In addition, the following are disqualified from becoming nominees (see JBC Rule 4, Sec. 5 and Sec. 6):

  • Those with pending criminal or regular administrative cases;
  • Those with pending criminal cases in foreign courts or tribunals; and
  • Those who have been convicted in any criminal case; or in an administrative case, where the penalty imposed is at least a fine of more than P10,000, unless he has been granted judicial clemency.
  • Members of the Judiciary facing administrative complaints under informal preliminary investigation by the Court Administrator.

Public interviews are held

The JBC will prepare a short list of candidates they wish to interview. The Council, en banc or any authorized set of members of the Council, shall interview the candidates to “observe their personality, demeanor, deportment, and physical condition; assess their ability to express themselves, especially in the language of the law in court trials/proceedings and in their decisions or rulings; test their mastery of the law and legal principles; inquire into their philosophies, values, etc.; determine their probity and independence of mind; and evaluate their readiness and commitment to assume and fulfill the duties and responsibilities of judgeship.” Only the members of the JBC may ask questions during the interview.

Although media accessibility will be subject to the rules promulgated by the Council, these interviews shall be conducted in public. For this purpose, the schedule of the interviews shall be published in local- and general-circulation publications. The reports on the personal interviews, however, are declared strictly confidential documents upon submission to the Secretary of Council and shall only be made available to the members of the JBC.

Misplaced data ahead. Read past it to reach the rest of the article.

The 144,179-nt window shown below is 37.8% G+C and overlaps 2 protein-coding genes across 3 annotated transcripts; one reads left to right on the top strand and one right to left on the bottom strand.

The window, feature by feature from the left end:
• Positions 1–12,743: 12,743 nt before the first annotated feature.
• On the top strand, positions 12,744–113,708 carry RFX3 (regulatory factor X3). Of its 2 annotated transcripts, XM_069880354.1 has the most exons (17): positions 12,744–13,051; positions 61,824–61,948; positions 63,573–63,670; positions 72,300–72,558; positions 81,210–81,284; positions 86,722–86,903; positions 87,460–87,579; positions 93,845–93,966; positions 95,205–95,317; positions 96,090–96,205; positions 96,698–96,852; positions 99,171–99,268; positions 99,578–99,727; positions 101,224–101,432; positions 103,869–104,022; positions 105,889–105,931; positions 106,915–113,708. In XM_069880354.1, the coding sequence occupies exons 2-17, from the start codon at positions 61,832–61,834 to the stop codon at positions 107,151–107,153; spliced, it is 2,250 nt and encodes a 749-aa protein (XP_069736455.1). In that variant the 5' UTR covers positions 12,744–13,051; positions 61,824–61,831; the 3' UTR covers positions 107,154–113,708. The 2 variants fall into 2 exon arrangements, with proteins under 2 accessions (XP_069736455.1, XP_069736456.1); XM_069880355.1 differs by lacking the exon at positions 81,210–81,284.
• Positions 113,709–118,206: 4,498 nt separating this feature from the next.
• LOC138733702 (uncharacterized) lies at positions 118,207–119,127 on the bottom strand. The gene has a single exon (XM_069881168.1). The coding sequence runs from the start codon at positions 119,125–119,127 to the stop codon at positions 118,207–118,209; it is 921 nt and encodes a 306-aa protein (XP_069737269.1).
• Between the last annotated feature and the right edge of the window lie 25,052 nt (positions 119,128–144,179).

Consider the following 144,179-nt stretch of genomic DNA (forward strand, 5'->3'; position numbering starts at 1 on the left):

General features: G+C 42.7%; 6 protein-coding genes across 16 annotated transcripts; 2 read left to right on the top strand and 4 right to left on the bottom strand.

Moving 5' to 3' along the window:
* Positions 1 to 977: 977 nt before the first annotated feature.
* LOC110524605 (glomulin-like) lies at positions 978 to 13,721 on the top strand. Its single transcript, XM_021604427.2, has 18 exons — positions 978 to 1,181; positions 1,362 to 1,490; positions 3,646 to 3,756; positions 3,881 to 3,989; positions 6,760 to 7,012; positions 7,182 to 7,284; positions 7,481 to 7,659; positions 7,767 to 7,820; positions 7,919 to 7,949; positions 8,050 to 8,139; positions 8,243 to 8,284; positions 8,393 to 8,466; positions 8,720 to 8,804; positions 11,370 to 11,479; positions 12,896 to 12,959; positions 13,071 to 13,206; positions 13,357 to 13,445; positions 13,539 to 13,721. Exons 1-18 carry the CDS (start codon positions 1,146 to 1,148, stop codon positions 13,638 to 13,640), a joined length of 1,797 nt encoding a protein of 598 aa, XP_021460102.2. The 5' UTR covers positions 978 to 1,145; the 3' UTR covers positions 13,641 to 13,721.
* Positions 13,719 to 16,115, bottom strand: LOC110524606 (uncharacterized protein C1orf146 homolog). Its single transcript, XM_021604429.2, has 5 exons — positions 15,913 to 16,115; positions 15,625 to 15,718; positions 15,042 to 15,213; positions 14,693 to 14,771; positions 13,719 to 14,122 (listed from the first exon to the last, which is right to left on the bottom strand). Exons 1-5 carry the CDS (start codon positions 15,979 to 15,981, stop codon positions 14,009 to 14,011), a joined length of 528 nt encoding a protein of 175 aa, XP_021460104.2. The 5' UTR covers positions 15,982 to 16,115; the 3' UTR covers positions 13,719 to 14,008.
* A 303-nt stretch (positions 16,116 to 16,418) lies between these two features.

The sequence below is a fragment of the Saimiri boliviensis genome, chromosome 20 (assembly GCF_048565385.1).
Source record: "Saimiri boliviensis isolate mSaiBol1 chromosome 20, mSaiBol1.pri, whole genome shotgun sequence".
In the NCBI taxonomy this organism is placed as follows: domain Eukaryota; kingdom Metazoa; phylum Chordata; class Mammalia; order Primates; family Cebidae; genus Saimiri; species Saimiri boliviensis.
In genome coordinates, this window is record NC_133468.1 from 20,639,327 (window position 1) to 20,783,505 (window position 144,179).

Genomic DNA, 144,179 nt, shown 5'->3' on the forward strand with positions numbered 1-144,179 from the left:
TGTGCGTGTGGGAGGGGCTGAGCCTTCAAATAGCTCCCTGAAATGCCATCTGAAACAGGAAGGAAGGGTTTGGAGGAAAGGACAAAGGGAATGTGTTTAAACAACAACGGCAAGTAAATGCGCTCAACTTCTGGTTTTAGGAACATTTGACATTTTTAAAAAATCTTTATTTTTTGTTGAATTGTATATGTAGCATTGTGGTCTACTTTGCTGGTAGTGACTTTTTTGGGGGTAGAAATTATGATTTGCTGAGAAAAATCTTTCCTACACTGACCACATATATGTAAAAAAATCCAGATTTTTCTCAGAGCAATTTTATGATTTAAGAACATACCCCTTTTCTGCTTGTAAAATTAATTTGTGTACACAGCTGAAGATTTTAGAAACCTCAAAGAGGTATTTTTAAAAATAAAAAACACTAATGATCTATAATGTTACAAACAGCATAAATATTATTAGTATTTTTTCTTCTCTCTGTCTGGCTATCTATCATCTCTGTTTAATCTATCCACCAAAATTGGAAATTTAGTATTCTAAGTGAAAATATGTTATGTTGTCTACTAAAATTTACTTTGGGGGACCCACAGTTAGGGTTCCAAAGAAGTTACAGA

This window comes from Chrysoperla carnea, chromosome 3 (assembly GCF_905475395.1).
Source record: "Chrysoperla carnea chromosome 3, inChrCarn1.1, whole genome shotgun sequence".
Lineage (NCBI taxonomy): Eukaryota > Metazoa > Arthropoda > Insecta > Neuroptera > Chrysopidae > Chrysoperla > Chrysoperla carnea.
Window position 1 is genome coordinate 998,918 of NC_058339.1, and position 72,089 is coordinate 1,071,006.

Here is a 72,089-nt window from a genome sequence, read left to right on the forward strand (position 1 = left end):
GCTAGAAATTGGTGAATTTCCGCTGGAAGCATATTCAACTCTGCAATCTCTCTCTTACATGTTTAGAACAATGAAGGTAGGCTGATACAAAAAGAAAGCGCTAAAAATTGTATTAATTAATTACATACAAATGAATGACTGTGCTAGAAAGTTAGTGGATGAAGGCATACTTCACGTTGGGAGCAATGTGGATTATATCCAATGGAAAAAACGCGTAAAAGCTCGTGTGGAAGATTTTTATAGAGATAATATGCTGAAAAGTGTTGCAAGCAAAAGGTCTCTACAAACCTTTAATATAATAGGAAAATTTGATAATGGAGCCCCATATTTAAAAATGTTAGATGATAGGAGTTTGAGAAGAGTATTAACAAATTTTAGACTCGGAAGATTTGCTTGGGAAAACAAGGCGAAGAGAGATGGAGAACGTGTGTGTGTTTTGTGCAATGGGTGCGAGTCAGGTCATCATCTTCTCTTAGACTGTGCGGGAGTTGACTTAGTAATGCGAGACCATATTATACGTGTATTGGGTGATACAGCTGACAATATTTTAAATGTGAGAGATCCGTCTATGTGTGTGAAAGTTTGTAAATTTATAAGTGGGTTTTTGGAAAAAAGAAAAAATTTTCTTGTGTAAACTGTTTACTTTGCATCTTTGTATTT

The JBC votes on the list of nominees

A list of candidates that passed the screening process is submitted to the members of the JBC for their final voting and approval. The JBC shall again meet in executive session for the final deliberation. A majority of the members must approve of a candidate in order for his or her name to be included in the final list of nominees that will be submitted to the President. A list of nominees usually consists of five to six names.

The President appoints someone from the list

The President may appoint anyone included in the list of the JBC with no need of confirmation by Congress.



[[1]] According the Fr. Joaquin Bernas, during the Constitutional Commission of 1986, the article from the Judiciary was accepted before that of the legislature. Therefore, only one slot was given to the legislature, which was unicameral in the Constitutional Commission’s initial deliberations. However, since the ratification of the 1987 Constitution, a member from the House of Representatives and the Senate would both hold the position and would have half a vote each. On July 17, 2012, the Supreme Court ruled that only one member from the legislature may sit as a member of the JBC.[[1]]

[[2]] See Rule No. JBC-10.[[2]]